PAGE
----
Changing the conversation about health

Lock-down hangover? How a cocktail of fruit, leaves and herbs could help…

A concoction of natural remedies could be the key to staving off a hangover, new research has found.

Published online in BMJ Nutrition Prevention & Health, the study focused on how antioxidant compounds, vitamins, minerals and specific plant extracts could ease the common symptoms of a hangover after a heavy night of drinking.

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How to combat the morning after? Researchers at the Johannes Gutenberg-University in Mainz found that drinkers who imbibed a soluble plant-based drink before and after drinking were 34 percent less likely to have a headache the next day

Germany-based researchers found that drinking plant extracts including Barbados cherry (Acerola), prickly pear, ginkgo biloba, willow and ginger root plus vitamins and minerals including magnesium, potassium, sodium bicarbonate, zinc, riboflavin, thiamin and folic acid had a significant effect on how people felt after drinking alcohol.

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Could Barbados cherry (Acerola) be among the natural ingredients that might help drinking alcohol less debilitating the next day?

The study saw 214 18 to 65-year-olds split at random into three groups. All participants imbibed 0.62 ml of alcohol per minute, on average.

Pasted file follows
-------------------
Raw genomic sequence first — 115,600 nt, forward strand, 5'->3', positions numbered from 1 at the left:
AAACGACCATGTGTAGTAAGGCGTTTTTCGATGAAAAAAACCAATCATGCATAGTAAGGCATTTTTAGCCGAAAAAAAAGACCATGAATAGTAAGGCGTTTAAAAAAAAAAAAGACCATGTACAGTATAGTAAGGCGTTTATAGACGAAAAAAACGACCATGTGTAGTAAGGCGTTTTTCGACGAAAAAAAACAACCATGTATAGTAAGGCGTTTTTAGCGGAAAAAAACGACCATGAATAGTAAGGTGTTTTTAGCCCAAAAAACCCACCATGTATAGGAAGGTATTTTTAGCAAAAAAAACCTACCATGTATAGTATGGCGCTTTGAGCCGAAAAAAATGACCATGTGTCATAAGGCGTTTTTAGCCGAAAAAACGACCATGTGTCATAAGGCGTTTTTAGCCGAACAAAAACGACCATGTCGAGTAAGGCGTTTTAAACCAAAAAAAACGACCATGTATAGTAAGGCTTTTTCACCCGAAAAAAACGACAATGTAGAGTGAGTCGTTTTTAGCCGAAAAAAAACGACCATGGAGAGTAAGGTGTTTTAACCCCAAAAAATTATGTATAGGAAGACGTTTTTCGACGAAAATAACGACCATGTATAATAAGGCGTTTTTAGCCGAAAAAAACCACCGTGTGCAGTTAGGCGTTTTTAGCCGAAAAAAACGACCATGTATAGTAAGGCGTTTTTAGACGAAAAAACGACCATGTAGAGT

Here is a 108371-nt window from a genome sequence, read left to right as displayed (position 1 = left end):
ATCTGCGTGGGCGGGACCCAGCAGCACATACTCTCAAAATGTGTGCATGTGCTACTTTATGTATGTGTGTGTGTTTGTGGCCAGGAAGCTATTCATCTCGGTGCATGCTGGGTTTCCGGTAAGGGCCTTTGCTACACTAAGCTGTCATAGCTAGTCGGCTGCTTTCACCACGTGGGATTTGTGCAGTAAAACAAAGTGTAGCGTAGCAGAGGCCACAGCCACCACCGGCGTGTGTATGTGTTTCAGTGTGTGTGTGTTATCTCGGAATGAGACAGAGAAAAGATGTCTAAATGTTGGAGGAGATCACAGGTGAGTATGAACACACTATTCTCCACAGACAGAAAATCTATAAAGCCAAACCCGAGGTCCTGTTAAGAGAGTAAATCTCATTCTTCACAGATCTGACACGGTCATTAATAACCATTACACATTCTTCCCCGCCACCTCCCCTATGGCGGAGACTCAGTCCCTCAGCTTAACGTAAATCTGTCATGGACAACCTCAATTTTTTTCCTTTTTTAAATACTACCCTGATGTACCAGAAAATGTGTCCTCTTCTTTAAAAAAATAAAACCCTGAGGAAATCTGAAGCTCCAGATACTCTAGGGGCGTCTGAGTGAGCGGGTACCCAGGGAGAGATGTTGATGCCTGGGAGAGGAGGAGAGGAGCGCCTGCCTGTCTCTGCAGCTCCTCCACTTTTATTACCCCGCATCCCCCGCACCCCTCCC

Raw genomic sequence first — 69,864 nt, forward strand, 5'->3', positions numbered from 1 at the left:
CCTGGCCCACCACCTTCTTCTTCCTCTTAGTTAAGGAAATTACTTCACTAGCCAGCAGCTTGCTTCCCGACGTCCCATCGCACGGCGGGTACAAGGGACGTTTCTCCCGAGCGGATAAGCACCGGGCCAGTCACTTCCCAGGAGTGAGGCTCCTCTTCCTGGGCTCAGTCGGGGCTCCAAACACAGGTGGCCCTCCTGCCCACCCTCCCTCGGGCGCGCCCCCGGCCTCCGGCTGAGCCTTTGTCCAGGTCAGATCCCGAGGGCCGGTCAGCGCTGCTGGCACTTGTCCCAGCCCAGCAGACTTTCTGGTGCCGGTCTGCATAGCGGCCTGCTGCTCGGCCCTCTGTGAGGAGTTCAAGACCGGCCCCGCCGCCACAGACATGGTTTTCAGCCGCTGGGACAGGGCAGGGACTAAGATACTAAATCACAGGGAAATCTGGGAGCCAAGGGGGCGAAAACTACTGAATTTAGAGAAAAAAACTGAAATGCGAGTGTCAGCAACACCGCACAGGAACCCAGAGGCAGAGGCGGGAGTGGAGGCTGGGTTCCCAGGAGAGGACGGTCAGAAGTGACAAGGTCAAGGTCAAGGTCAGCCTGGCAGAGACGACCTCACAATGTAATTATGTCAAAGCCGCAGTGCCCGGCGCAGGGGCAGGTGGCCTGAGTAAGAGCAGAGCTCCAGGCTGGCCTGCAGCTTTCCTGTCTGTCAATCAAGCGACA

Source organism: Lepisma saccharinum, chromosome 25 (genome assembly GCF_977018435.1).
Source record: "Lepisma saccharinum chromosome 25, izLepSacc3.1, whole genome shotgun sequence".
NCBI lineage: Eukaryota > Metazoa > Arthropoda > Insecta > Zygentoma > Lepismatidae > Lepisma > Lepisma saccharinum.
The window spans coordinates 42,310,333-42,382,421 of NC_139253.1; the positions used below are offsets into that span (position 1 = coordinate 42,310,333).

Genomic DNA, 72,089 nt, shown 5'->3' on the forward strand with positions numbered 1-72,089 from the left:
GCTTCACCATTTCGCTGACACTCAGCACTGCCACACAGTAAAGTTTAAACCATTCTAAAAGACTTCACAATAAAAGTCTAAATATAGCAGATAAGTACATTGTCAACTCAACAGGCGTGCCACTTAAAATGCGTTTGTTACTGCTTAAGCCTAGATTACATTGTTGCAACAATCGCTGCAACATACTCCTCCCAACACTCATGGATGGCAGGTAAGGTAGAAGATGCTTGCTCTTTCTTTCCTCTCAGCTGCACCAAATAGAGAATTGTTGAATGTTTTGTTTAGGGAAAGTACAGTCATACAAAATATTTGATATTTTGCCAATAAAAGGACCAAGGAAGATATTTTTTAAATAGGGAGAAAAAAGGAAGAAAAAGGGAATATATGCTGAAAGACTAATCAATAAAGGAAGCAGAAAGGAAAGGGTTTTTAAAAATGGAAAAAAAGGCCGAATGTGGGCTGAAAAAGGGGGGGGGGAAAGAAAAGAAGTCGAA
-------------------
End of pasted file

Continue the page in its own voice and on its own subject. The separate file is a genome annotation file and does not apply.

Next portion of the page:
The first group was given a soluble supplement containing the plant extracts, vitamins and minerals, and additional antioxidant compounds 45 minutes before drinking and again when they stopped drinking for the evening.

The second group enjoyed a supplement without the plant extracts while a placebo was issued to the third group.

Those given the cocktail of natural remedies reported 34 per less intense headaches and 42 per cent less nausea; both common – and temporarily debilitating – with a bad hangover.

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While natural remedies have been long suggested for easing a hangover, science on whether they actually work remains scant

Patrick Schmitt, from the Institute of Molecular Physiology at Johannes Gutenberg-University in Mainz, told the Times that accurate research on hangovers was not easy to attain, saying: “It is always a difficult topic, and there are only a few studies. It is almost political.

“People say you shouldn’t research hangovers because the answer is people shouldn’t drink alcohol.

“They say if we find a mixture to improve the hangover, people will then drink even more.”

Dr Schmitt said a ‘hangover pill’ could one day be on the market if the specific compounds that helped ease the symptoms could be identified.